Watch this 9-year-old girl wield a sword like a boss

If the Witcher TV show gets off the ground, I think we’ve found the perfect Ciri.

Kids today… When I was her age, I was told not to run with scissors, this looks far more dangerous.

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I’ll bet you’re real fun at parties.


Yeah, I wondered, based on the fact it was a 9yo girl doing the thing, whether that guy would show up.

You know, that guy that’s “I-just-want-to-point-out-the-ineffective-real-world-application-and-she’s-not-even-doing-it-rite-yada-yada-yada-lemme-just-crap-all-over-this-person’s-amazing-effort”.

Looks like we got a couple.


That’s Mio, isn’t it?

Yeah, I’m sure her technique is fine or whatever. I am disappoint that this is good for kids. Well, they’re out there moving their bodies and getting fit, not inside playing computer games all the time. Not so sure that the aggression is channeled very well. Seems overblown.

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That was pretty much exactly my reaction.

Speak three names, and a girl will do the rest…


That’s the shortest hakama I ever saw. Usually they are hemmed at the ankle or just below it.

She’s very talented and athletic but her sword cuts themselves have no real intent behind them. If she wants to progress, she needs to spend some time with something like iaido. A few years doing shohatto slowly and carefully would make her lethal and concentrate her mind very, very well.

Still, good for her. I hope she’s paying attention to her knees and back for the long term.

My husband is quite an advanced martial artist. In his early 20’s he was into Taekwando which is a bunch of high kicks and splits in doorways and breaking boards. It’s just perfect for an energetic 20 year old but not the most useful thing in a fight.

These days he does these touch point techniques where basically it looks like he just barely moves his fingers and the opponent is down on the ground completely in his control and incapable of fighting back.

Clearly he’s gotten into more useful skills for an actual fight as he got older, but the other was the perfect entry way to that.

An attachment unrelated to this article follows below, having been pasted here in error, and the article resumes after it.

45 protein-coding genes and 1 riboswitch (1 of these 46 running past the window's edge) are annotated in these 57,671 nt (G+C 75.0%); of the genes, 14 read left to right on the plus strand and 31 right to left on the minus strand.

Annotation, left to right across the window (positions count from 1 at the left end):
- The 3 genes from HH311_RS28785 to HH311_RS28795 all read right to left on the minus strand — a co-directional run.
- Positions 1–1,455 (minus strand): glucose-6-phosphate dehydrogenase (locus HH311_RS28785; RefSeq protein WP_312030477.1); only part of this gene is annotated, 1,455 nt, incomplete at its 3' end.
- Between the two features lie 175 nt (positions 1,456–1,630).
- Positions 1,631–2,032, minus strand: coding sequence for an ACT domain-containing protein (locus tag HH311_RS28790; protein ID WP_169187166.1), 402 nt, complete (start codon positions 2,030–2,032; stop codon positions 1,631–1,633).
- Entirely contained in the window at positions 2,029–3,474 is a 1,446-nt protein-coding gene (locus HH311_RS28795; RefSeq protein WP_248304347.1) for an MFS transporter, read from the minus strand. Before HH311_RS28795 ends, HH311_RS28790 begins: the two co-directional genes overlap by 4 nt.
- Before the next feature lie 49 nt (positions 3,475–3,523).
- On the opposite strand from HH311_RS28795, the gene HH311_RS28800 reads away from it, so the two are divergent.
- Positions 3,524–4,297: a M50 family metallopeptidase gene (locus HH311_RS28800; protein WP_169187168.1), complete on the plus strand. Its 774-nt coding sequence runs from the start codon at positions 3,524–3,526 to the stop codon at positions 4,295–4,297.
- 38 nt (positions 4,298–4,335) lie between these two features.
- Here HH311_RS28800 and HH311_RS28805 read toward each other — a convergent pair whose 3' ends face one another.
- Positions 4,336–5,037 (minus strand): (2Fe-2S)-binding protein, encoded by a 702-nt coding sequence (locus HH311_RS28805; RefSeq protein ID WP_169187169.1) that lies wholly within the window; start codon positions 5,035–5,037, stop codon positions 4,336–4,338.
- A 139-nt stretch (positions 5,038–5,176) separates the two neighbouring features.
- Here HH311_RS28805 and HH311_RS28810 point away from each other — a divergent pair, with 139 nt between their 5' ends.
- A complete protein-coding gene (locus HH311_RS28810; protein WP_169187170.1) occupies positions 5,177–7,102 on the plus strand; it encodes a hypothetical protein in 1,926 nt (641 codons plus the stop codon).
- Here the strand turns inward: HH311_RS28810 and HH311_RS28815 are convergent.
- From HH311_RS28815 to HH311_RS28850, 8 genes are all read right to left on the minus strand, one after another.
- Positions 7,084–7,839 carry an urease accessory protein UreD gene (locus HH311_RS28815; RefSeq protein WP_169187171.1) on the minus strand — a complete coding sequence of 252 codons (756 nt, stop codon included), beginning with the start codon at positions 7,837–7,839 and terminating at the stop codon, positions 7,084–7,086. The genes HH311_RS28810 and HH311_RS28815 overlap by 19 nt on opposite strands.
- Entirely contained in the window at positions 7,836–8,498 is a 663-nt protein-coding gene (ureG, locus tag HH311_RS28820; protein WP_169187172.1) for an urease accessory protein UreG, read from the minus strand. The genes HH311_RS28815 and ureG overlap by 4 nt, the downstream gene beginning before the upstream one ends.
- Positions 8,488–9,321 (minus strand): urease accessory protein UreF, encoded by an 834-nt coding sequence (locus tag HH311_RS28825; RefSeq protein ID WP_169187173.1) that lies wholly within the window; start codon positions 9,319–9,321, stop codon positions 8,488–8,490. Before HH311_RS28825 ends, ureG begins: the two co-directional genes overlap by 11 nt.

Recently he was sitting on the board for a black belt promotion test and I got to see some of the kata performance. One of the guys up for an upper ranking black belt was an attractive guy in his mid 20’s who is doing a lot of film work these days - both on screen and doing some advising on sets. He was really fun to watch but used about 20 times the energy of the more experienced people he was testing for. If I were 12, he’s the person I’d want to be.

The performance stuff is what draws kids in, and the useful stuff is where they head as they actually put their knowledge to the test.


I did six years of Japanese sword work before an injury took me out of it. What’s in this video is not sword work, it’s dance while dressed for sword work. This is not a style or form which would have any real application to fighting. The girl spends more time with her back to her imaginary targets than facing them, and the flipping/spinning has no practical use other than looking cool.

Good for the little girl for learning a skill. But that skill is not fighting with a sword.

Her movements seem way too fast, though like many have commented, this must martial sports and not martial arts. It reminds me more of Chinese sword dancing. I love her enthusiasm and energy. Get this kid into Katori Shinto Ryu and she would be amazing!!

Can we get some more people in here to dump on the young lass?


No one that I’ve seen in the comment thread is dumping on her. She is demonstrating skills she was taught – and demonstrating them very well indeed. The problem is that she was taught very poor skills.

Imagine if you were at a competition requiring you to rattle off the first eight elements of the periodic table. You know, Boron, Mercury, Lanthanum, Americium, Helium, Carbon, Iron, and Arsenic? Doesn’t matter how quickly you can do it if that’s the sequence you were taught.

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Americium? Now you’re just making things up. Next you’ll tell me there’s an Europium.

Now, that’s just plain foolishness.

Of course, the biggest error in my sequence is that Americium should have been first. Everyone knows that!


Of course. Hot tip: a nice mnemonic for Americium’s atomic weight is a giant foam hand with “we’re #1” written on it.


I see what you did there.

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I know a lot of people that say getting into martial arts as a kid saved their lives.
Its not just that aggression is channelled and exercise is good for you, but it gives kids a mentor, someone outside of the home to look up to and to provide guidance and praise and structure. It can be a life line for some.

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